How to Make Tea on the Stove
Today, there’s one appliance almost every tea drinker has – an electric kettle. Electric kettles became indispensable in almost every kitchen and making a cup of tea or coffee without one may sound like an impossible task. But what if you still want or need to make a cup of tea without an electric kettle? It’s easier than you think. Learn two different ways how to make tea on the stove.
Brewing tea on the stove is simple
Yes, brewing tea on the stove is simple. Long time ago when electric kettles were still not in common use, people were still drinking a lot of tea. How did they make it? Using a stove was one way. The other way, that’s still in use, was by boiling water in a cauldron. It was mostly reserved for different tea ceremonies.
Kitchen tools you need
You can make tea on the stove by either using a regular saucepan, a stovetop kettle, or a cezve, a small pot with a long handle used for making Turkish coffee. You will also need a strainer to strain the tea or an infuser or a teapot, and of course, your favorite mug.
1. Stovetop kettle
Stovetop kettles have been hugely popular before electric kettles became the norm. Today, with their retro look, they are becoming popular once again. Using a stovetop kettle is quite easy. Once the water is boiled, they will produce a whistling sound reminding you that you can now make your tea. However, don’t steep tea leaves in your stovetop kettle. Use them only for boiling the water, not for steeping. Instead, use a regular teapot or an infuser to steep loose leaves.
Best for: black tea or if you want the easiest way to boil the water
Tetsubin is a type of stovetop teapot/kettle commonly used in Japan. Traditional cast iron tetsubins were used for both boiling the water and sometimes for steeping loose leaf tea, but modern types are not suitable for using on the stove. Traditionally, they were heated over a charcoal fire. Modern enamel coated tetsubins are used in the same way you would use a regular teapot and they usually come with a removable stainless steel strainer. Unless you are absolutely sure your testubin is from pure cast-iron without an enamel coating, don’t use it for heating the water.
Best for: Proper way of making Japanese tea
You can use a regular saucepan for boiling water too. What makes saucepan great is that you can actually control the water temperature. How? By looking at the bubbles. Bubbles start forming in the water before it’s boiled. In the Chinese tea culture, stages of boiling water have a very descriptive name–“shrimp eye”, “crab eye”, “fish eye”, “rope of pearls” and “raging torment”.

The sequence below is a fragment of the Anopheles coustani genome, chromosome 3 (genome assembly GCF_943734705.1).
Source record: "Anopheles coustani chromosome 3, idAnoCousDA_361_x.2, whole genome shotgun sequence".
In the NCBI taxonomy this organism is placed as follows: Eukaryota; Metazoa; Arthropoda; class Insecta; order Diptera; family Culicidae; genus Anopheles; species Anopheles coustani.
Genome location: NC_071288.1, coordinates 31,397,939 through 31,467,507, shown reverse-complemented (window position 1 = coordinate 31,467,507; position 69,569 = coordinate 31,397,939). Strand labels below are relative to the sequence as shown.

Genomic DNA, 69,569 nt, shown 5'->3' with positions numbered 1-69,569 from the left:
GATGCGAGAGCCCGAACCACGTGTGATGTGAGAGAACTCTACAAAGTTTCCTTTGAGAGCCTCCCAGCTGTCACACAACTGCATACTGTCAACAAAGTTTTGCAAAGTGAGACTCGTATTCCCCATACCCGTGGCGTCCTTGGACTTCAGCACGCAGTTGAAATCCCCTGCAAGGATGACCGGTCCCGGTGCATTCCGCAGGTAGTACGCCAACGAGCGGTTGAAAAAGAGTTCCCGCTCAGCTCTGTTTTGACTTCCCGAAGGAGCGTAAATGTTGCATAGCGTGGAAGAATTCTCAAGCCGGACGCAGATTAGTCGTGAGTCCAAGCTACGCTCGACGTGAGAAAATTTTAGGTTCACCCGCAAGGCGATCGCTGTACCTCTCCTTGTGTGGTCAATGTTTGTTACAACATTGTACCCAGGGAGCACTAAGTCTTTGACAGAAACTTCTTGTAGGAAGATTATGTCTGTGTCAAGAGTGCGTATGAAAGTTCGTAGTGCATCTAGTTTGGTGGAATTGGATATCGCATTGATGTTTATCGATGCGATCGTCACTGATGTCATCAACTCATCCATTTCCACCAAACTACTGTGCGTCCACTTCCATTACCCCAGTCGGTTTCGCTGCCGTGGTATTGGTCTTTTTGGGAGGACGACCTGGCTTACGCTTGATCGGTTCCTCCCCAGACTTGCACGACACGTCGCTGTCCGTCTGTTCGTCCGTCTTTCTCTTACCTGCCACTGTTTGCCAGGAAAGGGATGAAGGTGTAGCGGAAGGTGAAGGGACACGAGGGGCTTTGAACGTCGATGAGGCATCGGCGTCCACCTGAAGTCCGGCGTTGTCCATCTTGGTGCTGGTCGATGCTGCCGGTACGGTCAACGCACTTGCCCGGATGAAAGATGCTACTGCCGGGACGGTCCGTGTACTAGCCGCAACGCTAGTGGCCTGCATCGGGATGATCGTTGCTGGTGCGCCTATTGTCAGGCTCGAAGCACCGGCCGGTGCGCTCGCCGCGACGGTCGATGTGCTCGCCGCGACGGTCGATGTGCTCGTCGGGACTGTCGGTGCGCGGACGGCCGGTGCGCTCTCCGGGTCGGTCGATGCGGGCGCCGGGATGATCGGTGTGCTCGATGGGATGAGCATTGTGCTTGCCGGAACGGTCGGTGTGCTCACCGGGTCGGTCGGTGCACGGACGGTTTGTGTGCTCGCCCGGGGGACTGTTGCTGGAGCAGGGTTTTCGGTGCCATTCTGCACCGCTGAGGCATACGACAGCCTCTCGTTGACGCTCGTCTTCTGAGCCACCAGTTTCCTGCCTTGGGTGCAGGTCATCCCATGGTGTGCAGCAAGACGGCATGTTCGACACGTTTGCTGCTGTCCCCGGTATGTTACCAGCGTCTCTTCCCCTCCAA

Shrimp eyes are small little bubbles that first start forming on the bottom of the saucepan. That’s usually the perfect temperature for making green tea. You can recognize the next stage by slightly bigger bubbles, also at the bottom of the saucepan. That will be an ideal temperature for stronger green teas or second infusions of delicate green tea leaves. “Fish eyes” are visibly bigger bubbles. That water will be perfect for Darjeeling tea, many oolong teas and white tea. In the fourth stage you will see bubbles becoming bigger and floating to the surface until they reach the last stage – boiling water. That means the water has reached 212 °F. The last two stages are great for making black and herbal tea.
If you are using a kettle, never use the one that has rust, burned food residue, or strange scent. It could ruin the water and significantly influence the tea taste. However, you may use saucepans for both boiling the water and steeping tea leaves.
Best for: boiling water for all types of teas, or boiling/brewing tea leaves, especially for making lattes and milk teas
Cezve is a type of traditional Turkish and Eastern European pot for brewing finely ground coffee. Traditionally it was made from copper, but the modern cezve is often made from stainless steel or Teflon. They come in different sizes and are great to heat water for tea too. However, never use the same cezve for making coffee and boiling water for tea because you may end up with water smelling of coffee.
Best for: boiling water for any type of tea, boiling/brewing tea
How to Make Hot Tea on the Stove
To make hot tea on the stove using a simple saucepan:
- Choose a clean, small saucepan.
- Add just a little over 1 cup of water into a saucepan.
- Bring it to a boil or remove from fire once your water reached the right temperature for the tea type you want to make.
- Add tea leaves to a teapot or into a tea infuser. Alternatively, add tea bags.
- Pour the water over tea leaves.
- Wait 2-5 minutes, depending on the type of tea. Follow the recommendations for the best steeping time suggested on the tea packaging.
- Strain or remove the tea bag and serve.
How to Make Iced Tea on the Stove
If you want to make iced tea or sweet tea on the stove, we recommend making a stronger infusion.
- Choose a clean small saucepan.
- Add 1 cup of water into a saucepan.
- Bring it to a boil. If you are making black, rooibos or oolong tea, add double the amount of tea leaves. And let it simmer for 5 minutes over low fire. If you are making green iced tea, remove from heat and let it cool for a minute or two. Add double the amount of tea leaves and let it steep for 5 minutes. Strain into a shaker filled with ice. Add sweetener. Close and shake vigorously. Pour into a glass and add more ice if needed.
Check out this tea recipe for making the best homemade iced tea.